Josh, Omine: my biggest problem was with migration. The documentation exists, but some things are barely mentioned and leave a lot to be desired, on my experience.

    When porting my knowledge, I’ve been mainly using the migration table:

    And then the livedocs:

    To cite a few examples. Once I wanted to port some of my code that created sounds on AS2 to AS3. The attachSound() method is removed, and the solution supplied by the migration table is “Create an instance of a Sound subclass that is associated with sound data; for example, by using new Sound() instead”.

    The problem is that it’s a no-solution; it only makes sense if you already know the answer, otherwise it’s just a puzzle. You visit the online documentation for Sound() and it doesn’t mention how to attach a sound from the library. I tried a lot of different things with no luck; I had to search the web for a solution. Luckily, I found similar complains on the flashcoders archive, and the solution was there. It turns out the new method – instantiating from the new sound subclass directly – is much better, but i had to go out of the official documentation to find it because the existing documentation was cryptic at best.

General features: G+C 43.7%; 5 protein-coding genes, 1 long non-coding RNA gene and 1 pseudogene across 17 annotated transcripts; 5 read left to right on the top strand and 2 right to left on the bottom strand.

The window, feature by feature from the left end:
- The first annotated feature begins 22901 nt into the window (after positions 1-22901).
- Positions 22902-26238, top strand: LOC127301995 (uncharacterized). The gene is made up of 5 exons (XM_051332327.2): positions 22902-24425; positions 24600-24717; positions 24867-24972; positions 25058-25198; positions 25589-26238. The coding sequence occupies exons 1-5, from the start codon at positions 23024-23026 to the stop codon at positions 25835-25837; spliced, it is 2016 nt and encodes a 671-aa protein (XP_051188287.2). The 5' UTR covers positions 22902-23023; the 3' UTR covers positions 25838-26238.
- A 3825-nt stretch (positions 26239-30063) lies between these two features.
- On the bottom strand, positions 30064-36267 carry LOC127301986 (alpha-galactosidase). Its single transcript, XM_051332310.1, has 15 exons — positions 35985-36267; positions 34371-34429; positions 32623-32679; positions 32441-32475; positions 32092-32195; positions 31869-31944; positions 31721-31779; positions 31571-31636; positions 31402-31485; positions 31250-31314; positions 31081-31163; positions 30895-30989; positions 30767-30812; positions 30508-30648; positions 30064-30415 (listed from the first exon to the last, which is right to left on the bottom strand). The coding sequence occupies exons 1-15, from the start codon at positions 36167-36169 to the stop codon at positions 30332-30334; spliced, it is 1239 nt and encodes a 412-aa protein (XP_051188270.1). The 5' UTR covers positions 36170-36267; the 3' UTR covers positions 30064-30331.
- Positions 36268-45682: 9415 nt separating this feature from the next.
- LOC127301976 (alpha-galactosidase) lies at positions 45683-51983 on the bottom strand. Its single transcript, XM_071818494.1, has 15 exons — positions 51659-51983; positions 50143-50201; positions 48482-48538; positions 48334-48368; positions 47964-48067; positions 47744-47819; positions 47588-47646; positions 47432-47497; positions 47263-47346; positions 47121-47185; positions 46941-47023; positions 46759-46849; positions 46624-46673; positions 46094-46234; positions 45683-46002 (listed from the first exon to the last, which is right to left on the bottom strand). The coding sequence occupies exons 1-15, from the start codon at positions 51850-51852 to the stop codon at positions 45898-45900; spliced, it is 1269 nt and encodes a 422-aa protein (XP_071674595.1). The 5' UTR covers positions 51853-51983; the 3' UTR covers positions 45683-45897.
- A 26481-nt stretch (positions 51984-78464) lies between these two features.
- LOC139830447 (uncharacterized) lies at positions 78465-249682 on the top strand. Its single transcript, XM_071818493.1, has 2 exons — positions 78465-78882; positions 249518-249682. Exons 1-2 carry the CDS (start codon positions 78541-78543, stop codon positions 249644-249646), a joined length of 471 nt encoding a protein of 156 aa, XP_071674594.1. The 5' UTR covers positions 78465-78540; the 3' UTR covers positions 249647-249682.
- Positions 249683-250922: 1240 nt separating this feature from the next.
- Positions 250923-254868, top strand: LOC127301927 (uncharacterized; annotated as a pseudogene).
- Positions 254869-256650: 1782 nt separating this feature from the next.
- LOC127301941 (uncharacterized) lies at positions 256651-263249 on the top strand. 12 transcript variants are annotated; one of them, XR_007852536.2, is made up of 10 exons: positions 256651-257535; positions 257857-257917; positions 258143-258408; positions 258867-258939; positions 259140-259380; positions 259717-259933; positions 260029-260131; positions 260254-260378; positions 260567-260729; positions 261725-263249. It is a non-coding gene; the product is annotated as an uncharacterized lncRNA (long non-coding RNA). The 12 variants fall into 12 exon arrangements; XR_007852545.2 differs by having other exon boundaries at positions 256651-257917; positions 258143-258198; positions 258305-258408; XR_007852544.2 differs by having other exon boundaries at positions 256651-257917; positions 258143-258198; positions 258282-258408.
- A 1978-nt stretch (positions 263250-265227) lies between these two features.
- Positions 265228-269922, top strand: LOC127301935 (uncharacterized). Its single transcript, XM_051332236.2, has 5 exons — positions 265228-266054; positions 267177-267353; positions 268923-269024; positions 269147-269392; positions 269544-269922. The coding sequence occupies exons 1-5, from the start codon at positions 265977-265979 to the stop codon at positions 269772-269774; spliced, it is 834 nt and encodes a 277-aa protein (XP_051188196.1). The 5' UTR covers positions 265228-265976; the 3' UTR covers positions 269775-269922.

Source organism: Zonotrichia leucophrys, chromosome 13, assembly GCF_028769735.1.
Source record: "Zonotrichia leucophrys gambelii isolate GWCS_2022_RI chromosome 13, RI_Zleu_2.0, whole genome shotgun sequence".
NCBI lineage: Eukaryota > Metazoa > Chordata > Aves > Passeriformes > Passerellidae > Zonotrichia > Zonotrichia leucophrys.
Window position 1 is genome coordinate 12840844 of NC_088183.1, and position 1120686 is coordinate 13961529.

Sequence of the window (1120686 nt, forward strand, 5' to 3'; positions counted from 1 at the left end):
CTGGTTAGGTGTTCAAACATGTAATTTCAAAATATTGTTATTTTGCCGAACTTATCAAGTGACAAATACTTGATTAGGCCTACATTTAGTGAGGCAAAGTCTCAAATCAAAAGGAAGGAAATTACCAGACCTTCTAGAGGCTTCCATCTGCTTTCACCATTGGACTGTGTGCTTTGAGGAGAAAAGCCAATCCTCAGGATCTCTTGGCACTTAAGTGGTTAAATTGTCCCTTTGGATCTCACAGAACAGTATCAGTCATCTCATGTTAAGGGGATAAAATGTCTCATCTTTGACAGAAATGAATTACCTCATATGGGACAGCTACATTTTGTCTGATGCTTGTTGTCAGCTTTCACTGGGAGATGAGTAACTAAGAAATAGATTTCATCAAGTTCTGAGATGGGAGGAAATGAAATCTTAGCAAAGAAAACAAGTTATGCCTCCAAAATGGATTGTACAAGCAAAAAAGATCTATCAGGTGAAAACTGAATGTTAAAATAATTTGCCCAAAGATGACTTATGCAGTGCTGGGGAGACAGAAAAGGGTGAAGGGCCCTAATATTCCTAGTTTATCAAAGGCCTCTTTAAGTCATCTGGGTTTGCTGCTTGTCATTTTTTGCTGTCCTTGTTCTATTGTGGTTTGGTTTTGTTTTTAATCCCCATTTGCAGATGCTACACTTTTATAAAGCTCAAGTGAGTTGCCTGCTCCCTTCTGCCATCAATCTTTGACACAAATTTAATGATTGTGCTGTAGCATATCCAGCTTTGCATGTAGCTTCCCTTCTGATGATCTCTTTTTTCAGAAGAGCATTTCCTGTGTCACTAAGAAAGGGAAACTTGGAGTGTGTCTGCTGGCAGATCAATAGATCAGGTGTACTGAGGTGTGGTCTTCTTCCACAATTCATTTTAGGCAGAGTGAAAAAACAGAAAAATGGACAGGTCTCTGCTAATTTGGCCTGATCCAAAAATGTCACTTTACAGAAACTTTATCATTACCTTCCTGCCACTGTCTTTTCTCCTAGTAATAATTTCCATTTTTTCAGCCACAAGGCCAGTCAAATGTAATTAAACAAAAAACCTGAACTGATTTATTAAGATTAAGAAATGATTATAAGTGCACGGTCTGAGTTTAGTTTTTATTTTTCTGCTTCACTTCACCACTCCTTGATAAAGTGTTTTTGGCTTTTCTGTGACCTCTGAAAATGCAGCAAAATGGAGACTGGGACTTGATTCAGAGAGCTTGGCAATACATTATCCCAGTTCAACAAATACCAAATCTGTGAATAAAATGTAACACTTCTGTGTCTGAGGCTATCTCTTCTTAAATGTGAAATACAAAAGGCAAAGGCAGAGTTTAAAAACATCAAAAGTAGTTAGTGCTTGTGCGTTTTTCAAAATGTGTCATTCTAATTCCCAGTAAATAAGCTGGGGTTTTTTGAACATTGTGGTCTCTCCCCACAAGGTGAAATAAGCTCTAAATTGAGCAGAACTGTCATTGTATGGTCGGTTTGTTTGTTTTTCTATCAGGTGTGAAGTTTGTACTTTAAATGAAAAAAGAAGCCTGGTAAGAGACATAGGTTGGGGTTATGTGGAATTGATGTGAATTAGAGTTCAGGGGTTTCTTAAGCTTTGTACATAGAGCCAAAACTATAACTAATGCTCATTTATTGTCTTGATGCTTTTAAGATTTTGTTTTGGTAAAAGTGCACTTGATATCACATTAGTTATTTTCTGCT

Other example that just happened a couple of days ago with me is that I needed to use attachBitmap() to add a new bitmap to the stage. Of course that method was removed, so I visited the migration page to see the solution, and it says “In ActionScript 3.0, use addChild() to add child display objects”. Gee, obvious enough, but then I use addChild(bitmapData) and just got a weird error. Looking at it now, the documentation for BitmapData does provide an example that does it (using a new Bitmap() instance), but the example is so convoluted I searched somewhere else before parsing through it first; so again, I found the answer somewhere else. In that case, smaller, more straightforward examples would be better.